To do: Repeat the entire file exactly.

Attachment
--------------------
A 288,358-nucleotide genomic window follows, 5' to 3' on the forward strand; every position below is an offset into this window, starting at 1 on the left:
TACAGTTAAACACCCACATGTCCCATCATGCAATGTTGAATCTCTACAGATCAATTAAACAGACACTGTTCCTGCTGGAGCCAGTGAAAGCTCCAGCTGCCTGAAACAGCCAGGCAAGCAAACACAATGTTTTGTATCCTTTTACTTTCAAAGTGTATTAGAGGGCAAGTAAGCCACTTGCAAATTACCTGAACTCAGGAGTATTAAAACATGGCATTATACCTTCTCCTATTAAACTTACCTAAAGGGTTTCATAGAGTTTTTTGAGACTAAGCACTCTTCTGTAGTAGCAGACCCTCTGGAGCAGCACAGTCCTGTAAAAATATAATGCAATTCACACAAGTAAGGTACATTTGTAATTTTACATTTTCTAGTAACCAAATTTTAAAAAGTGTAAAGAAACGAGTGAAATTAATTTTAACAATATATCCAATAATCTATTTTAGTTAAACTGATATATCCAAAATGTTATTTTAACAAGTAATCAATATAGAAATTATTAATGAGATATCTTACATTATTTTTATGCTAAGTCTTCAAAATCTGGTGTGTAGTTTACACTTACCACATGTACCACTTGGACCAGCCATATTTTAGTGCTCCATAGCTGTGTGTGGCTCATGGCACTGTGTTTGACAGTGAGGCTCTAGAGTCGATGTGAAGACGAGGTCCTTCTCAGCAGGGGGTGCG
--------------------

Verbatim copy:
A 288,358-nucleotide genomic window follows, 5' to 3' on the forward strand; every position below is an offset into this window, starting at 1 on the left:
TACAGTTAAACACCCACATGTCCCATCATGCAATGTTGAATCTCTACAGATCAATTAAACAGACACTGTTCCTGCTGGAGCCAGTGAAAGCTCCAGCTGCCTGAAACAGCCAGGCAAGCAAACACAATGTTTTGTATCCTTTTACTTTCAAAGTGTATTAGAGGGCAAGTAAGCCACTTGCAAATTACCTGAACTCAGGAGTATTAAAACATGGCATTATACCTTCTCCTATTAAACTTACCTAAAGGGTTTCATAGAGTTTTTTGAGACTAAGCACTCTTCTGTAGTAGCAGACCCTCTGGAGCAGCACAGTCCTGTAAAAATATAATGCAATTCACACAAGTAAGGTACATTTGTAATTTTACATTTTCTAGTAACCAAATTTTAAAAAGTGTAAAGAAACGAGTGAAATTAATTTTAACAATATATCCAATAATCTATTTTAGTTAAACTGATATATCCAAAATGTTATTTTAACAAGTAATCAATATAGAAATTATTAATGAGATATCTTACATTATTTTTATGCTAAGTCTTCAAAATCTGGTGTGTAGTTTACACTTACCACATGTACCACTTGGACCAGCCATATTTTAGTGCTCCATAGCTGTGTGTGGCTCATGGCACTGTGTTTGACAGTGAGGCTCTAGAGTCGATGTGAAGACGAGGTCCTTCTCAGCAGGGGGTGCG